Classics Club Spin: Agnes Grey by Anne Brontë – a quieter Brontë novel but still a gripping read

Anne Brontë is probably the lesser read of the three Brontë sisters, with Charlotte Brontë’s Jane Eyre and Emily Brontë’s Wuthering Heights constantly turning up on our screens, reimagined for new generations of viewers. The characters of Mr Rochester and Heathcliffe, in many ways more anti-heroes than heroes, are impossible to forget, to say nothing of the dramatic reversals of fortune that make the stories so enthralling, the stirring settings, the passion.

We have a more restrained story here with Agnes Grey, the eponymous character based on Anne Brontë’s own experiences as a governess. Agnes is only nineteen when her father, a country parson, loses a small fortune to speculation. Thanks to her mother’s careful management, there is no pressure for the family to do anything other than hunker down and budget carefully to get them through. But Agnes is a plucky young thing and sees this as an opportunity to help her family out and see something of life. She decides to be a governess and sets off for Wellwood and the Bloomfield family.

Her first placement is a rude awakening. The Bloomfield parents are disengaged and unloving, the four children running their nurse ragged. Little Tom Bloomfield is arrogant and cruel, particularly to any wild animals he comes across. Agnes is supposed to teach Tom and his sisters Mary Ann and Fanny, but is ignored by her charges. She’s not allowed to punish them either. She soon realises that she earns no respect from above stairs, nor any support from the the staff below. It’s a lonely life, but she’s determined to give it her best. To her chagrin, Agnes is dismissed after two terms for incompetence.

Her second post is not a lot better. Horton Lodge is the home of the Murrays, who have two teenage daughters, Rosalie and Matilda and their younger brothers John and Charles, all terribly indulged, the youngest boy too lazy to learn anything. Matilda who has learnt to swear from her father, does anything to escape the schoolroom for the stables. Things become easier when the boys are sent off to school, their parents realising Agnes is unable to teach them. It doesn’t matter so much for the girls, it seems, so long as they develop good manners that will stand them well in society.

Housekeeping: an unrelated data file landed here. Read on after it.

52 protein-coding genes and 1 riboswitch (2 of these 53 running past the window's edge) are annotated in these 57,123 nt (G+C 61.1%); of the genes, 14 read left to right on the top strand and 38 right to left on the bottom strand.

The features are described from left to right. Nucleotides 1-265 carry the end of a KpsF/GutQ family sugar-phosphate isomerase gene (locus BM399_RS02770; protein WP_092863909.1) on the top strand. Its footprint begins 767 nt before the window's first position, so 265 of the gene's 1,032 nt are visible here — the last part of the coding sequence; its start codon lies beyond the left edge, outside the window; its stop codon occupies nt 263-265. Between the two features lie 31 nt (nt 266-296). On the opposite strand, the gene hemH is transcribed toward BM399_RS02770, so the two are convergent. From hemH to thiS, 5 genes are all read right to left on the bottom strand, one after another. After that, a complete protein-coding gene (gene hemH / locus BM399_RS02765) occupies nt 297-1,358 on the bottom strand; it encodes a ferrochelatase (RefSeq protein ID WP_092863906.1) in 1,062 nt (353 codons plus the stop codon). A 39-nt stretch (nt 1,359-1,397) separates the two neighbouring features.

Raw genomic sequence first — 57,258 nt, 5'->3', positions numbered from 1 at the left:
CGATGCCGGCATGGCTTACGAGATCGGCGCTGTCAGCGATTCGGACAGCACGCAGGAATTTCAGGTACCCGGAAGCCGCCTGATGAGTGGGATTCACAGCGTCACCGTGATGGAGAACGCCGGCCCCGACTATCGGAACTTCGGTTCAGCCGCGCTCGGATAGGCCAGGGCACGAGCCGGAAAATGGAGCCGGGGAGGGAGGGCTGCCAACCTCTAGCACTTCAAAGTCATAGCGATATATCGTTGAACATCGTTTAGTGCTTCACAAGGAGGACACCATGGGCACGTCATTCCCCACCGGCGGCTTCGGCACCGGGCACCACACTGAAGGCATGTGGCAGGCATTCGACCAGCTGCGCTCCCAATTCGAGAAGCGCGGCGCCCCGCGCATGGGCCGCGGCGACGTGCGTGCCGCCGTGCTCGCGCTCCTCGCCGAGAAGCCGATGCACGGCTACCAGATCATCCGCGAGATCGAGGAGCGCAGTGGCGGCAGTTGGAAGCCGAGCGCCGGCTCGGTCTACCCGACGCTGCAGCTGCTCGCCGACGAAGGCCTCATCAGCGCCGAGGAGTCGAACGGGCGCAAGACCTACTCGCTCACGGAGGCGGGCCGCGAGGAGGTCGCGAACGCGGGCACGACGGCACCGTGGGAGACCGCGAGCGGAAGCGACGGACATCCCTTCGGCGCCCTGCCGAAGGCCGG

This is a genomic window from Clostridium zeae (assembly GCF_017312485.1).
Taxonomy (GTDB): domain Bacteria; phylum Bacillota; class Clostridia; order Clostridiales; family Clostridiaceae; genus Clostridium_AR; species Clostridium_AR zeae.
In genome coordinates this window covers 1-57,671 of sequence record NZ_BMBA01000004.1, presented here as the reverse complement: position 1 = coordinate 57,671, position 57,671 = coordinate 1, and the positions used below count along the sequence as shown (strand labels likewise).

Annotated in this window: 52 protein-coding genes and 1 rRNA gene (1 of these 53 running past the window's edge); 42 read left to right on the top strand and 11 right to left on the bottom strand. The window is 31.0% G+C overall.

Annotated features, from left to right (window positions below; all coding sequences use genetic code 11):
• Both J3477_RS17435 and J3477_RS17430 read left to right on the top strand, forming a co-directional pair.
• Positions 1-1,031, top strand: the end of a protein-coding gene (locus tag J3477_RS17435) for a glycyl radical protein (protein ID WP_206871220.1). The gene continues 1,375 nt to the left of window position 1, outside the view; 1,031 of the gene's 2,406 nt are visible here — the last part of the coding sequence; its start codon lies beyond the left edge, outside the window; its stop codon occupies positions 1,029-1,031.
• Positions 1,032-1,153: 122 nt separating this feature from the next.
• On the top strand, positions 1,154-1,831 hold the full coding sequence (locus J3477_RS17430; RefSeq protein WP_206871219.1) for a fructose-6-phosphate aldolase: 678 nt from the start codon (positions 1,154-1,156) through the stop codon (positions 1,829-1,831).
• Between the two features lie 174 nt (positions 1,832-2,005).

I sometimes felt degraded by the life I led, and ashamed of submitting to so many indignities; and sometimes, I thought myself a precious fool for caring so much about them, and feared I must be sadly wanting in Christian humility, or that charity which sufferereth long and is kind…

Poor Agnes. She’s intelligent, but so young to have to deal with the conniving of her arrogant charges. While in Agnes we see the plight of an impoverished gentlewoman and the lack of options for earning a living, well-to-do young ladies don’t seem to fare much better. Rosalie at eighteen is soon to be married off and her mother has her sights set on a local baronet, without consideration for her daughter’s happiness. Rosalie responds by flirting like mad with all the eligible males in the area, including the curate Agnes has fallen for. It shows Rosalie up as capricious and spiteful, but you can’t entirely blame her.

Anne Brontë’s The Tenant of Wildfell Hall is considered the stronger of the two novels she produced during her short life. I read somewhere it was the first really feminist novel, dealing with a woman who escapes her drunken, abusive husband – it caused quite a furore at the time. But this novel about a young woman’s struggles to make a life for herself is still interesting. I found it an engaging read and quite zoomed through the pages to see if things would improve for Agnes.

I am endlessly fascinated by the Brontë’s, and was happy to pick this up when it turned out to be the book selected for my Classics Club Spin challenge. (I had to read number 2 on my list). Head over to The Classics Club if you want to take up the spin challenge too.

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